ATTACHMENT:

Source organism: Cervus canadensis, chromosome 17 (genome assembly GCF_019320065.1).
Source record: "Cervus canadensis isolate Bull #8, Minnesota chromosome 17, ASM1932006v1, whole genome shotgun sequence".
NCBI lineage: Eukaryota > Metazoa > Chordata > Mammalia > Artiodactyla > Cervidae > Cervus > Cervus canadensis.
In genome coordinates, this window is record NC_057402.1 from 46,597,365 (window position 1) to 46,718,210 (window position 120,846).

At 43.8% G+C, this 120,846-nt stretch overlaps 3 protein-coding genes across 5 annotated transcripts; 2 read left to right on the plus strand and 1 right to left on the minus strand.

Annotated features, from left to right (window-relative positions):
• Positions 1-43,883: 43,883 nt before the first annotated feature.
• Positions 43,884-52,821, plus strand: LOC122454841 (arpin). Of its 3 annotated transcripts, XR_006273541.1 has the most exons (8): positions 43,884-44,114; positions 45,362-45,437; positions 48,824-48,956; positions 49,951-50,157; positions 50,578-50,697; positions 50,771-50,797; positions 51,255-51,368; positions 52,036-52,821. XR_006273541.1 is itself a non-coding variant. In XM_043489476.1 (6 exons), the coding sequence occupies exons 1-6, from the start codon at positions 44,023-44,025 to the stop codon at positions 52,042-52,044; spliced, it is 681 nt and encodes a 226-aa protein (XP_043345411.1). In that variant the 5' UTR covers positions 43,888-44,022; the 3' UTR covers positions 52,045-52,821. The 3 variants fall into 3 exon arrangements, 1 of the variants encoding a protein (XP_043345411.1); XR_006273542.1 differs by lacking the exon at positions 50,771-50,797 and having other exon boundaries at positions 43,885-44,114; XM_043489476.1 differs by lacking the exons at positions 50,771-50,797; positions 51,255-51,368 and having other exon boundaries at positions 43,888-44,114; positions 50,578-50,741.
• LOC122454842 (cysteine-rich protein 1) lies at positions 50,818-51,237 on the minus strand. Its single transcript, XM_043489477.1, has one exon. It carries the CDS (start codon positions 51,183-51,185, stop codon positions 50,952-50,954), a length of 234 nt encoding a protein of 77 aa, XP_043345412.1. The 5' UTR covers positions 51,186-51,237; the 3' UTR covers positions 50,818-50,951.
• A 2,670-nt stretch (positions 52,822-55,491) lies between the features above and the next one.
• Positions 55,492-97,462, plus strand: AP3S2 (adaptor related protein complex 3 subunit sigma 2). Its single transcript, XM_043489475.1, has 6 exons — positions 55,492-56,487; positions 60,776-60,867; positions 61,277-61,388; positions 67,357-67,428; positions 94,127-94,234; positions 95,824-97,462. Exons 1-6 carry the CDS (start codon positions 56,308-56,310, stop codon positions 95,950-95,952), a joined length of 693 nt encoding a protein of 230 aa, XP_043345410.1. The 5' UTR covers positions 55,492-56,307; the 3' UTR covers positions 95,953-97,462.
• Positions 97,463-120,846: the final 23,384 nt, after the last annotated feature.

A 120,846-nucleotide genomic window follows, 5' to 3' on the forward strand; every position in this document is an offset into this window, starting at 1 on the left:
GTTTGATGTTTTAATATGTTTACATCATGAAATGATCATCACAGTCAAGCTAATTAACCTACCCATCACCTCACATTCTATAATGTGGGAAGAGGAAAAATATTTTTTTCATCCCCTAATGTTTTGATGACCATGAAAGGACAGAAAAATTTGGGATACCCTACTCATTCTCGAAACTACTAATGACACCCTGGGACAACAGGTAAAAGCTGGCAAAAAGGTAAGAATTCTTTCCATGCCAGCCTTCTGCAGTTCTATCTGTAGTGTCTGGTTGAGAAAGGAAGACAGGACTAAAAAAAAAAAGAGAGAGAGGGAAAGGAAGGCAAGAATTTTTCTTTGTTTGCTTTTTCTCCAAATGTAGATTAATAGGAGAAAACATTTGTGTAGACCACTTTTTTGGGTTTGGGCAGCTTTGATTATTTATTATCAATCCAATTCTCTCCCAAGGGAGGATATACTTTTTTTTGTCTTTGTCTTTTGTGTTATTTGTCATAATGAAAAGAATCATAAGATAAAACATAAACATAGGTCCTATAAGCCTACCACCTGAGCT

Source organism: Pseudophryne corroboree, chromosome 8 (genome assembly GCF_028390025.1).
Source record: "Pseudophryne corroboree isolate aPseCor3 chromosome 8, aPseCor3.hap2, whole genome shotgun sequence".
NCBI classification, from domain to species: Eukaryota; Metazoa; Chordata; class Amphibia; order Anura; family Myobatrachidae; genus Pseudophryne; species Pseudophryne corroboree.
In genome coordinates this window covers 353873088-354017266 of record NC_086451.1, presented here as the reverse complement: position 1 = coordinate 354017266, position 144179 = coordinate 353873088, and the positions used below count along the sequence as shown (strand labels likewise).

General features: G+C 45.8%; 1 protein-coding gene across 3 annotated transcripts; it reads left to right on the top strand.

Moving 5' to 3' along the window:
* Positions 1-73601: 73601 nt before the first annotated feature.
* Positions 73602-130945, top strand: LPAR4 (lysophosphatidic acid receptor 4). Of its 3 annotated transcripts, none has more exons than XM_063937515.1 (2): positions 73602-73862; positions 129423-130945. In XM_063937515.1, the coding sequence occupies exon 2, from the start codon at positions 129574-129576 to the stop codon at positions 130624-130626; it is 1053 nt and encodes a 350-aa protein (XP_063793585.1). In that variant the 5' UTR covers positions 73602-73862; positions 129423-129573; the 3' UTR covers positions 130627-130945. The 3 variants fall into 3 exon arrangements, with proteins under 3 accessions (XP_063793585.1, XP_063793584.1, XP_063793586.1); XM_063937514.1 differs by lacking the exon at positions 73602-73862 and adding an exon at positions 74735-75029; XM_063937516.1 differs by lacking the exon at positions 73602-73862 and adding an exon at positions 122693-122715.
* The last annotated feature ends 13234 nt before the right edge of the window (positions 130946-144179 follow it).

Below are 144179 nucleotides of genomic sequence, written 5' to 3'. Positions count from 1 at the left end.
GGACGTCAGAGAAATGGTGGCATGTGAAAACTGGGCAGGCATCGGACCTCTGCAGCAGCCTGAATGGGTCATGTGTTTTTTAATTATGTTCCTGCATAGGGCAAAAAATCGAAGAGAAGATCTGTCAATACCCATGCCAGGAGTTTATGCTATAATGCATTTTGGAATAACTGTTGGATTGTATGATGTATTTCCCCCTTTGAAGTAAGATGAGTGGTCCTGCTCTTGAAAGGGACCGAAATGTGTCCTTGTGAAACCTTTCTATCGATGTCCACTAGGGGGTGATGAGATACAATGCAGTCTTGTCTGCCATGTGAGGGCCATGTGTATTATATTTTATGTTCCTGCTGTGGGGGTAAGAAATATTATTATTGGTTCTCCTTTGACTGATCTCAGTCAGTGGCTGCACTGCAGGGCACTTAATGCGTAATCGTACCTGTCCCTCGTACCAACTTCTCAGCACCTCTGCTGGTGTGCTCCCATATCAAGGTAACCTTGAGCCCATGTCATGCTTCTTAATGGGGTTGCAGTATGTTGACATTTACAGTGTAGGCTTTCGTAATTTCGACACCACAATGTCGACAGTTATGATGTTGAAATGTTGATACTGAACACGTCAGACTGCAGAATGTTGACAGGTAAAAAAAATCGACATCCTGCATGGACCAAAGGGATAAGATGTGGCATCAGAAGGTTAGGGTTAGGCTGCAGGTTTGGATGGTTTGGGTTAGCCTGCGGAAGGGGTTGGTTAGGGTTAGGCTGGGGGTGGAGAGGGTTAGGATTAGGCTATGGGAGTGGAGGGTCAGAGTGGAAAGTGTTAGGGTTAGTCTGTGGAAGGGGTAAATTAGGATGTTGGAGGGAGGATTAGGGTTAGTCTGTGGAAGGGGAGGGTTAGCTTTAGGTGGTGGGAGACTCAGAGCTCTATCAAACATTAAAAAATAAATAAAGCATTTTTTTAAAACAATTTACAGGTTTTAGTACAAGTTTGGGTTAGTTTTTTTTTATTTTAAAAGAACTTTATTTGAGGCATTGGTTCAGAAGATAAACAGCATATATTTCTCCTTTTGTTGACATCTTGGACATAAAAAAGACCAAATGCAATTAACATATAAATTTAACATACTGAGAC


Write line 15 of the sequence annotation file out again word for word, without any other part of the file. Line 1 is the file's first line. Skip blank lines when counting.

Source organism: Pseudophryne corroboree, chromosome 8 (genome assembly GCF_028390025.1).